These feasts will be joyous for all fans of prose J.R.R. Tolkien. Not only that, the long-awaited Hobbit will enter the screens, but Traveler's Tales has decided to create a game based on Peter Jackson's box-office hit "LEGO: The Lord of the Rings." The publisher specializing in computer-block adaptations of famous films did not fail and this time. Although after a very good LEGO Batman 2: DC Super Heroes set the bar really high, it must admit that he has just beat all records. The latest in the LEGO series is not only the quintessence of the cycle but the best of its kind!
Let's start with what makes fun with virtual blocks so much fun. LEGO: Lord of the Rings is first and foremost a great platformer, in which there is no shortage of snippets and logic puzzles. Stages of exciting events and dynamic action intertwine with quieter sequences, where you have to pause for a few moments and reflect on the next steps. The gameplay is very diverse, and the challenges it offers - sometimes surprising. In a moment, he leads a small hobbit screaming in front of the horrible Dark Horsemen to later dismantle Saruman's headquarters with giant spears. The charge on the Pelennor field can be seen from the horse saddle and the defence of Helmut Jaru - from the top of the stronghold. And all this in the huge, heroic universe of Middle-earth.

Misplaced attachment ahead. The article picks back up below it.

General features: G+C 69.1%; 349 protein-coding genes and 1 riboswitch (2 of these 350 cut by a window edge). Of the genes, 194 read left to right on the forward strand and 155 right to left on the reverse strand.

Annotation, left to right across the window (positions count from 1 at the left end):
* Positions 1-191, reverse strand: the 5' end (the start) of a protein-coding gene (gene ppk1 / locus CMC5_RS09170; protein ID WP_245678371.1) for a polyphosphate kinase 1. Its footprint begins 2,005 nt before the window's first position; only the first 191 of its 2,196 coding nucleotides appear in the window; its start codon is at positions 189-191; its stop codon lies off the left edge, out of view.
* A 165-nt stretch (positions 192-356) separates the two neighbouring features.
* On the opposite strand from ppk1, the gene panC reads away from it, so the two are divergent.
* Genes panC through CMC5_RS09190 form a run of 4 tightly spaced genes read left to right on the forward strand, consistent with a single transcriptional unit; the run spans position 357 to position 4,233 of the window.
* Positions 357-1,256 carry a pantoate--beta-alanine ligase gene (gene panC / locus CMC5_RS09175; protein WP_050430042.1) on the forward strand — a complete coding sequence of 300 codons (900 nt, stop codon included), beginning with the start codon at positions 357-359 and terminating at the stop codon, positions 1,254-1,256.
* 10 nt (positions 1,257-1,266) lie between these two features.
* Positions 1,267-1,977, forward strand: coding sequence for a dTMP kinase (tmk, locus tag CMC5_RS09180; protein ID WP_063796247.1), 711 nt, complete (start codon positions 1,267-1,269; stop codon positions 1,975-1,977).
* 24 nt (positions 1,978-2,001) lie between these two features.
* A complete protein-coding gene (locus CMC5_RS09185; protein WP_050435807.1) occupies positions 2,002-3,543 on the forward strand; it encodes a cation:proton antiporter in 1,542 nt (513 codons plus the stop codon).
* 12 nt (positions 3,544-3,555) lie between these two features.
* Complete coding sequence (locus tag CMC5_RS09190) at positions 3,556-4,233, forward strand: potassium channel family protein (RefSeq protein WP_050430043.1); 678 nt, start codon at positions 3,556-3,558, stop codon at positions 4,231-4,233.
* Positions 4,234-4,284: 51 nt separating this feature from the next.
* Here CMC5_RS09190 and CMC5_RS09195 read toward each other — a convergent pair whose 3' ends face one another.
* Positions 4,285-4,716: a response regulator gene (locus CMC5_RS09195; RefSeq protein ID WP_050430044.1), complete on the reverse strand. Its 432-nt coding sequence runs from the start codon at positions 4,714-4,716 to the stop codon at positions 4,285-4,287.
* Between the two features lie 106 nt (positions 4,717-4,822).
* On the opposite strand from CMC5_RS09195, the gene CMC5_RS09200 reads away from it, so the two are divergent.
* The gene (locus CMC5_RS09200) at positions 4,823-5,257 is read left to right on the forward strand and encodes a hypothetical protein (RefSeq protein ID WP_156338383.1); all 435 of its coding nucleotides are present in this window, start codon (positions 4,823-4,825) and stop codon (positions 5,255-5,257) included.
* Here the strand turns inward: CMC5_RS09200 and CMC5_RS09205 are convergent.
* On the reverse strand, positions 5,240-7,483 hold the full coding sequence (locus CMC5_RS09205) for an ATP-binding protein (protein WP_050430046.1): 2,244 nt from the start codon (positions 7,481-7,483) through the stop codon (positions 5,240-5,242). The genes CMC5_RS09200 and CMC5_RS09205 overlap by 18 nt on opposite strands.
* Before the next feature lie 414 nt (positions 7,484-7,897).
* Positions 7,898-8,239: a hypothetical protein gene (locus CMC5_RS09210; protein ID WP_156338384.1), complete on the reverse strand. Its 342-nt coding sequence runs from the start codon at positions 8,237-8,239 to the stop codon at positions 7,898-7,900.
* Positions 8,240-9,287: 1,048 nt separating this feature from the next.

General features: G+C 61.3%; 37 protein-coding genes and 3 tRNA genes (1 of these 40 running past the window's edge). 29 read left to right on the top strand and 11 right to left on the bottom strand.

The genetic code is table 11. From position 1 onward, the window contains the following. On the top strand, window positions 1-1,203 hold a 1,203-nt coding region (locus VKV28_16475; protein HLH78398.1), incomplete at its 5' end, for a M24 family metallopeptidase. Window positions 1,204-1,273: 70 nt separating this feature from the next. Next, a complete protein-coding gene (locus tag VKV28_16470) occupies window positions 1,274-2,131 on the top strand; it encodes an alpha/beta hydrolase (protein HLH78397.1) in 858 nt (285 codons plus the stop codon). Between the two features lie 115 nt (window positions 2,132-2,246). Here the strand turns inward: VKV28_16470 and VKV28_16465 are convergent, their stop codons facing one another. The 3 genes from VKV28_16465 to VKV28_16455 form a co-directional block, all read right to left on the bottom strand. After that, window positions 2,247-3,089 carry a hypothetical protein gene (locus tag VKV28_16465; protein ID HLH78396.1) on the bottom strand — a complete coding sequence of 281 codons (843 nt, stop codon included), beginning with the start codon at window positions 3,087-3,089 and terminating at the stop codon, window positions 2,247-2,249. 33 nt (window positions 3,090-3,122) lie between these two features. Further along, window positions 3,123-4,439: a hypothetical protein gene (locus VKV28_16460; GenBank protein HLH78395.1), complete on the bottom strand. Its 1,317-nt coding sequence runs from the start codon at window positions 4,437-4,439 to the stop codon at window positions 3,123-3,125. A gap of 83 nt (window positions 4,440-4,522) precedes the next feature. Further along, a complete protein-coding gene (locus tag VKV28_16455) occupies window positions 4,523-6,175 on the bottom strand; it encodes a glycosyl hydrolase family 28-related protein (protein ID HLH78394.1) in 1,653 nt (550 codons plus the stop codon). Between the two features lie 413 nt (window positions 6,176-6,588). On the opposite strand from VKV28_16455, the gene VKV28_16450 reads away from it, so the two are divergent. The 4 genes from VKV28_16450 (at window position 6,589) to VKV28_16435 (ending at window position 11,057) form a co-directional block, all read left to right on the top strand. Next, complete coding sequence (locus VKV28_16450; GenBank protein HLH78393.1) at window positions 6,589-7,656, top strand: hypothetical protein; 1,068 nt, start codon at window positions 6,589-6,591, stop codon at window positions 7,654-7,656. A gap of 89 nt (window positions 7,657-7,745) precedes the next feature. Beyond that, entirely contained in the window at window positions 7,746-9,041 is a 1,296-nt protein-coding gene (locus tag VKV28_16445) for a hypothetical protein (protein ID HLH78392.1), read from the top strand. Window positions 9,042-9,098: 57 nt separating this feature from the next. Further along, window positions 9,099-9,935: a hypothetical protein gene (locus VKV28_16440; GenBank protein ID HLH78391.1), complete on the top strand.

The open nature of the land is one of the greatest advantages of the game. Individual missions are a kind of instances where specific adventures take place from the movie. However, nothing is prevented to travel freely throughout the vast territory of Middle-earth - turning away from the canonical path. In the woods surrounding Hobbiton, you can meet Tom Bombadil, and the grounds around Minas Tirith are full of ruins full of treasures and secrets - who would not want to investigate them? The environment itself encourages free exploration and the search for finders - especially since these can greatly strengthen the heroes' team. The best items and enhancements are, however, gained while performing additional, completely optional tasks: some of the inhabitants of the land can have their heroes find some artefacts. To get into this kind of cup of coffee, however, you have to do a good job of knitting - which in itself is an interesting and exciting challenge.
Missionary missions are a bit different from the water boots - they follow a strictly defined plan, based on specific scenes from Peter Jackson's work. Knowing the original script can be very useful during play - obviously, helps in solving some problems. For example, if you've been defeated in the Nazgul movie by torchlight (Amon Sul), it's the same as you should be thrown in the game. The inspiration for the silver screen hit does not stop there - the characters of the characters speak in the voice of the actors, and all the dialogues have been portrayed in a cinematic picture (though often accompanied by jocular pantomimes that change the tone of the individual speech). Needless to say that thanks to this type of treatment the climate are more than phenomenal. This will be given to anyone who sees Gimli's reloading axe or Lurtz shooting bananas.